An Unmarked Warehouse on Meridian Street
Many months ago, while perusing an online job board, I came across an interesting ad for a position at a small, local chain company. As is my habit when I find an ad that I might pursue, I first check the company website (if it is listed) and try to apply directly. This company website only had a printable application to fill out, but it did offer an email address. So, I filled it out and emailed it in.
A few days later a guy called me for an interview. I could tell he was a little older and he spoke straight to the point, save it for the interview kind of thing. He said, “I got your application. Can you come at 10 tomorrow morning?” Sure. He said they were on Meridian Street in Huntsville, “It’s just a warehouse with one door and a loading dock. There’s no markings, or names, or address numbers or anything on it. Use (this address) for your map, it’s the insurance company next door. And, just park anywhere in the gravel lot and come straight in.”
An unmarked warehouse on Meridian Street? No red flag there. I thought well, ya know, Huntsville has been doing a kind of revitalization down there. The city put up special vintage lamp posts, maybe this is in some kind of funky, hip warehouse district that the city has invested in to attract millennial start-up companies. Maybe it’s just not cool to use actual address numbers on your unmarked warehouse because, ya know, then it’s marked. So, at 10 a.m. the next day, I parked Big Sam up next to an unmarked warehouse on Meridian Street that was obviously not part of a funky, hip, and cool warehouse district… more of a scary, questionable, I’m-glad-it’s-daytime warehouse district.
There were two other cars parked up near the building and more cars parked out near the street, just inside the barbed-wire fencing. When I stepped in the door of the warehouse, I was immediately in a room that served as a foyer/breakroom combo. To my right, there was a round veneer-topped cafeteria table pushed against the wall with some printed materials on it and a microwave. Salt granules were sprinkled along one edge accented by Sweet ’N Low packets and creamer cups. Two cafeteria-style chairs sat randomly out in the room near the table, while to my left two additional chairs sat neatly next to each other against the wall beside a door opening into a dark room. In front of me on the back wall was a small glass window barrier with a half-circle cut out at the base. I walked nearer to it and saw the top of someone’s head, so I said, “Hello, I have an appointment with Mr. X.” (His name, was not actually “Mr. X,” but wouldn’t that have been funny.) She did not lift her head from her book and said, “I’ll let him know ya’here.” So, I sat down in one of the chairs against the wall, and heard the top of the head say, “He’s on 'is way. Be here in ‘bout 10 minutes.” Ok, so he’s not even here. Then I heard a familiar noise from beyond the darkened room that was now at my shoulder. Someone was puking. I sat still for a moment, making sure I was hearing what I was hearing. Yep, I’m pretty familiar with puking and that’s a lot of puking. The top of the head from behind the glass didn’t move. No one could be heard saying, “Are you ok?? Can I get you something??” Just puking. I tried to ignore it, directing my mind to a happy place when after what seemed like an eternity, Mr. X walked in the front door.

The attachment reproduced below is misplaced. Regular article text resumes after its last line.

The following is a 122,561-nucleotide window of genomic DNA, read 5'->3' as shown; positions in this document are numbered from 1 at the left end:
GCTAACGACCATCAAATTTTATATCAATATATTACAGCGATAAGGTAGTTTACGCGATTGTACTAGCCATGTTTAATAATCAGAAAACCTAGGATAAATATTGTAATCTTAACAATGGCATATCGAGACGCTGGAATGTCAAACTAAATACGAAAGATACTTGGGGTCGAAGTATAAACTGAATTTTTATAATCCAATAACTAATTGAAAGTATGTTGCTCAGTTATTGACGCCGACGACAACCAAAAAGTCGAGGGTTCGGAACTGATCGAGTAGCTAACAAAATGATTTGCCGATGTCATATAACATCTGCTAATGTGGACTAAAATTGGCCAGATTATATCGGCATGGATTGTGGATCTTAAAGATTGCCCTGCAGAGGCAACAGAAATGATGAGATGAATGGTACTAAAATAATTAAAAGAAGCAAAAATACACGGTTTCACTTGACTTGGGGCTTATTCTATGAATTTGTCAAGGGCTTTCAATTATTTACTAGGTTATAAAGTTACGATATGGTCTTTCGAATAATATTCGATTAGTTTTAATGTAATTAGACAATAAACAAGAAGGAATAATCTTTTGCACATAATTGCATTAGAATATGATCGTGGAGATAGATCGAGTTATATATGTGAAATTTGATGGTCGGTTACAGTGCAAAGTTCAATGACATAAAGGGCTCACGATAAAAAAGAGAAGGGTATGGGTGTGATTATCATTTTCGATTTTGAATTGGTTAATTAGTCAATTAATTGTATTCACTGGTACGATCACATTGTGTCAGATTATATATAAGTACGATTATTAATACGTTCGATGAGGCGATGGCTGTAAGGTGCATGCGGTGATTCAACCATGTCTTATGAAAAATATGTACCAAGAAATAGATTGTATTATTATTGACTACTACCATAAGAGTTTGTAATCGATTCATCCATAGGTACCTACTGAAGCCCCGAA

I stood up, we greeted and he directed me to follow him into the darkened room then… thankfully, turned on the light. An over-sized metal desk with a table butted up against it for extra surface space filled the room. Now, I could see that the puking was coming from behind a door to a bathroom off his office. By this time, the explosive expulsions were more like choking and coughing with lots of paper towel dispensing and water running. This was a tiny office. Whoever was puking was just steps from us on the other side of a door in a shared bathroom. Mr. X either didn’t notice because he was used to it or didn’t care what was going on behind the door because he was busy grumbling about all the papers that people seem to think belong on his desk. He opened his arms wide and just scooped up all the papers together in a disheveled heap and put them on a chair then walked around to sit on the other side of the desk. So, I took the seat nearest the door we just came in, across from him and next to the chair with the papers. He fumbled around turning his computer on, mumbling something about “this thing,” and I noticed with a side glance that the bathroom had gone quiet. Not a word from anyone about it.
As Mr. X continued getting his computer going and my application pulled up to reference, I had a chance to study him some and look around the room. He was an older guy, the comb-over type. He was tall, a bit hunched over and thin, but with a small beachball belly. He wore a turtleneck with a Bill Cosby sweater over it and a black leather Purdue jacket. He was energetic or one might say high-strung, rocking back and forth impatiently in his office chair as he moved the computer mouse around clicking and clicking. He had a grumpy demeanor with a northern accent. He spoke in short grunts laced with expletives as he complained about the computer and all the job applications he had received from people who were not qualified by any stretch. “Why is a damn junior fireman applying for this job,” he said out loud to himself. “Where in the hell did the qualifications say, ‘must be able to handle a damn water hose?’” (This was a Public Relations/Marketing type job). He looked at me, “There’s 96 of these and I’ve got to read every damn one of them.” He said the reason I am his first interview was because I sent in the application from their website, so he did not have to go through the job board account to figure out how to get in touch with me. I got the feeling that hiring (or dealing with people in general) was not his usual or preferred daily task.